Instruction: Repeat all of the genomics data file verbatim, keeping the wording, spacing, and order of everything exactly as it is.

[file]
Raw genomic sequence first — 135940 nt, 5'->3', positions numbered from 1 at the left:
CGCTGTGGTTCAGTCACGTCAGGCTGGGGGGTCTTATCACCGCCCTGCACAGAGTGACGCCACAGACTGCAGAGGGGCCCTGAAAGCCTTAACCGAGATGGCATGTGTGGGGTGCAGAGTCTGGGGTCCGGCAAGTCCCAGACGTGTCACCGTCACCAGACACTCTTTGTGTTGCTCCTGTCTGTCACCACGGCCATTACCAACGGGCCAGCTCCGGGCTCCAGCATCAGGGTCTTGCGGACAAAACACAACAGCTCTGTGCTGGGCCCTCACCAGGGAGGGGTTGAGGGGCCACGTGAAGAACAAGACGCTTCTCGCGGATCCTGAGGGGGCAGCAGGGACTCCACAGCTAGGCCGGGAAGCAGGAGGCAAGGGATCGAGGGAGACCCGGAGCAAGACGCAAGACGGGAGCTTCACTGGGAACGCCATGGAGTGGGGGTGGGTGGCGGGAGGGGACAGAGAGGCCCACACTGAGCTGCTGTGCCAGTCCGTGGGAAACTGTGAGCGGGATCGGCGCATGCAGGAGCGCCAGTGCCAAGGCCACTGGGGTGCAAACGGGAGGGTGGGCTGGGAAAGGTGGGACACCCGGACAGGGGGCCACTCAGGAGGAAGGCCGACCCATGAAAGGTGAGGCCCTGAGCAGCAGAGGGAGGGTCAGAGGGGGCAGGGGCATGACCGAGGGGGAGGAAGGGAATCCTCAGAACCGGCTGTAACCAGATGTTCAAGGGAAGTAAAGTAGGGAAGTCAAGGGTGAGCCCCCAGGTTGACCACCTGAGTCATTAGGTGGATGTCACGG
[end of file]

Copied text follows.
Raw genomic sequence first — 135940 nt, 5'->3', positions numbered from 1 at the left:
CGCTGTGGTTCAGTCACGTCAGGCTGGGGGGTCTTATCACCGCCCTGCACAGAGTGACGCCACAGACTGCAGAGGGGCCCTGAAAGCCTTAACCGAGATGGCATGTGTGGGGTGCAGAGTCTGGGGTCCGGCAAGTCCCAGACGTGTCACCGTCACCAGACACTCTTTGTGTTGCTCCTGTCTGTCACCACGGCCATTACCAACGGGCCAGCTCCGGGCTCCAGCATCAGGGTCTTGCGGACAAAACACAACAGCTCTGTGCTGGGCCCTCACCAGGGAGGGGTTGAGGGGCCACGTGAAGAACAAGACGCTTCTCGCGGATCCTGAGGGGGCAGCAGGGACTCCACAGCTAGGCCGGGAAGCAGGAGGCAAGGGATCGAGGGAGACCCGGAGCAAGACGCAAGACGGGAGCTTCACTGGGAACGCCATGGAGTGGGGGTGGGTGGCGGGAGGGGACAGAGAGGCCCACACTGAGCTGCTGTGCCAGTCCGTGGGAAACTGTGAGCGGGATCGGCGCATGCAGGAGCGCCAGTGCCAAGGCCACTGGGGTGCAAACGGGAGGGTGGGCTGGGAAAGGTGGGACACCCGGACAGGGGGCCACTCAGGAGGAAGGCCGACCCATGAAAGGTGAGGCCCTGAGCAGCAGAGGGAGGGTCAGAGGGGGCAGGGGCATGACCGAGGGGGAGGAAGGGAATCCTCAGAACCGGCTGTAACCAGATGTTCAAGGGAAGTAAAGTAGGGAAGTCAAGGGTGAGCCCCCAGGTTGACCACCTGAGTCATTAGGTGGATGTCACGG